Christmas Eve and Christmas Day were busy days full of presents, family, and food. We visited with my father-in-law’s side of the family, gathered as a church family for the children’s Christmas Eve service, came home for a few hours until Dad and the kids returned for midnight service. I slept for two hours until they came home. I tear up slightly as I type these words, wondering if maybe I could’ve pushed through.
Christmas morning was all I ever, always, hope for. My husband and I enjoyed each other’s company on our living room sofa, watching our children play with their toys. We ate our Christmas tree breakfast made of cinnamon rolls. We changed our clothes, finished our coffee, and headed back to my in-law’s house for the day. Later that evening, we visited the home of my husband’s grandma. It was a lovely day.
The day after Christmas I rested a little, but wanted to get the living room back in decent order. I felt a strange peace that doesn’t typically come on the day after Christmas. The advent calendar came down. The tree skirt was vacuumed and put away. The pile of lights on the floor, the ones earmarked for the outside of the house, all went back to the basement for storage. One by one I collected the stockings, smiled, and put them away.
Today has been a total day of absolute rest. I made it all the way through It’s My Turn by Ruth Bell Graham. I’d expected a longer autobiography similar to that of her husband’s Just As I Am, but it turned out to be small, bite-sized, almost blog like snippets of memories, stories, and insights on life. There’s something incredibly soothing in the perspective of an older woman reflecting, sharing, and looking back on her life.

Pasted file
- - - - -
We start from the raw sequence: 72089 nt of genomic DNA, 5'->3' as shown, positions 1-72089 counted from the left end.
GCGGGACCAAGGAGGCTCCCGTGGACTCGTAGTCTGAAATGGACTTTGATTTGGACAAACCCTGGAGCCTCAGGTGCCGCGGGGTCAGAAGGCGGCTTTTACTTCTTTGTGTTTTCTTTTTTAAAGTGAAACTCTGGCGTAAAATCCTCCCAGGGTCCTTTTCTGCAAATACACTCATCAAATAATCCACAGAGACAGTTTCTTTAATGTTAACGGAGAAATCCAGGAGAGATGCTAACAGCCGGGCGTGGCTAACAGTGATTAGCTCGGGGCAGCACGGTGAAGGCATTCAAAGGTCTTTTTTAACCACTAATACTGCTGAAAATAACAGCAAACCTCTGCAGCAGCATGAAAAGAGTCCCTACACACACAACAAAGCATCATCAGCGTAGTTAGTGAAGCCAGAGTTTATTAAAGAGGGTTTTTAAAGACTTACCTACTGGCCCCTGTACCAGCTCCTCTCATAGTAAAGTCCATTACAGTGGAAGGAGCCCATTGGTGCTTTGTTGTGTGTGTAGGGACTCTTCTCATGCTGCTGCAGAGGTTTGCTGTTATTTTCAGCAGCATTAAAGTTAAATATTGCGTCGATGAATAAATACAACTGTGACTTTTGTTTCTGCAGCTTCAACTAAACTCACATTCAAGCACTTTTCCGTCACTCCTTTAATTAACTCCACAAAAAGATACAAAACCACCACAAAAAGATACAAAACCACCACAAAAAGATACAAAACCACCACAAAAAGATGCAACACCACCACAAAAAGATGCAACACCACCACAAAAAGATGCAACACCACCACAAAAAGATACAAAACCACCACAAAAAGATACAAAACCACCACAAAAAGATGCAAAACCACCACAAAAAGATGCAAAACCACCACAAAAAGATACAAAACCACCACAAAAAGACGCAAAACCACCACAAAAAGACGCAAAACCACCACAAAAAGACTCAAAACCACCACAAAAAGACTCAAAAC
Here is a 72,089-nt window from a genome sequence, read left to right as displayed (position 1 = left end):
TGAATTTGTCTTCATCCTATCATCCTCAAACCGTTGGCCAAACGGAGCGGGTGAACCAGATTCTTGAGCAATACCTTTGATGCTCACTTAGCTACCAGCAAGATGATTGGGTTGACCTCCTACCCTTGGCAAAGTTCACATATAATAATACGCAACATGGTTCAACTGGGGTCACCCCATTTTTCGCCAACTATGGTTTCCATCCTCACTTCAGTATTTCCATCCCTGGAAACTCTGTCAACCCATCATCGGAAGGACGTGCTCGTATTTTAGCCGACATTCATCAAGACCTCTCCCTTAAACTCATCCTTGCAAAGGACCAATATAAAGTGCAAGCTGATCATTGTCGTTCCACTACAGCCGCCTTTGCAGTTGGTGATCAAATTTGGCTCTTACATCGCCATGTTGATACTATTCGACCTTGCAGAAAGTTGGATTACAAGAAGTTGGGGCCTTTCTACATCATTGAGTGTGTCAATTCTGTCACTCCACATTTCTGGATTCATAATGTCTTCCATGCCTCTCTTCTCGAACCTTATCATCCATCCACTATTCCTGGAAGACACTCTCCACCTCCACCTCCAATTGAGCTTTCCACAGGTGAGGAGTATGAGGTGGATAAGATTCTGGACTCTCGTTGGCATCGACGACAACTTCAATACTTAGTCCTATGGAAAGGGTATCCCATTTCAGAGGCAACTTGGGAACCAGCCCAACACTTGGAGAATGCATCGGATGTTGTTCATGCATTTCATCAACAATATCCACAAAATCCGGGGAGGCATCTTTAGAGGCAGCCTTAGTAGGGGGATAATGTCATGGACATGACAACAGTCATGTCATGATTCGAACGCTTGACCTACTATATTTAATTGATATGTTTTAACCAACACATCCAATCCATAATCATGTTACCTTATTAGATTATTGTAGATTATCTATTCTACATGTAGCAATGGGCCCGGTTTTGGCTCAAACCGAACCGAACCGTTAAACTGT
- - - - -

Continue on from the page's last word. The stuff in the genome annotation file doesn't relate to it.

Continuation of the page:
The kids have been having a movie day with Dad. I think it’s good our kids will have memories of things they did with each of us. We have our special things that we do together, and they have their special things that they do together. It’s almost like we’re giving one another a gift. I know he relaxes when things are in order. He knows I need time to rest, read, and process. I like the ready partnership of noticing we have.
The other book I started on is Brave New World by Aldous Huxley. Between references in podcasts, articles, and several people over the past couple of years telling me I ought to read it, I finally made a point to check it out of the library. I’m intrigued and committed, but can’t tell yet if I’m going to like it. I appreciate the book that tells me just how bad the world is, but what sets my soul to sing are those reminders of the good.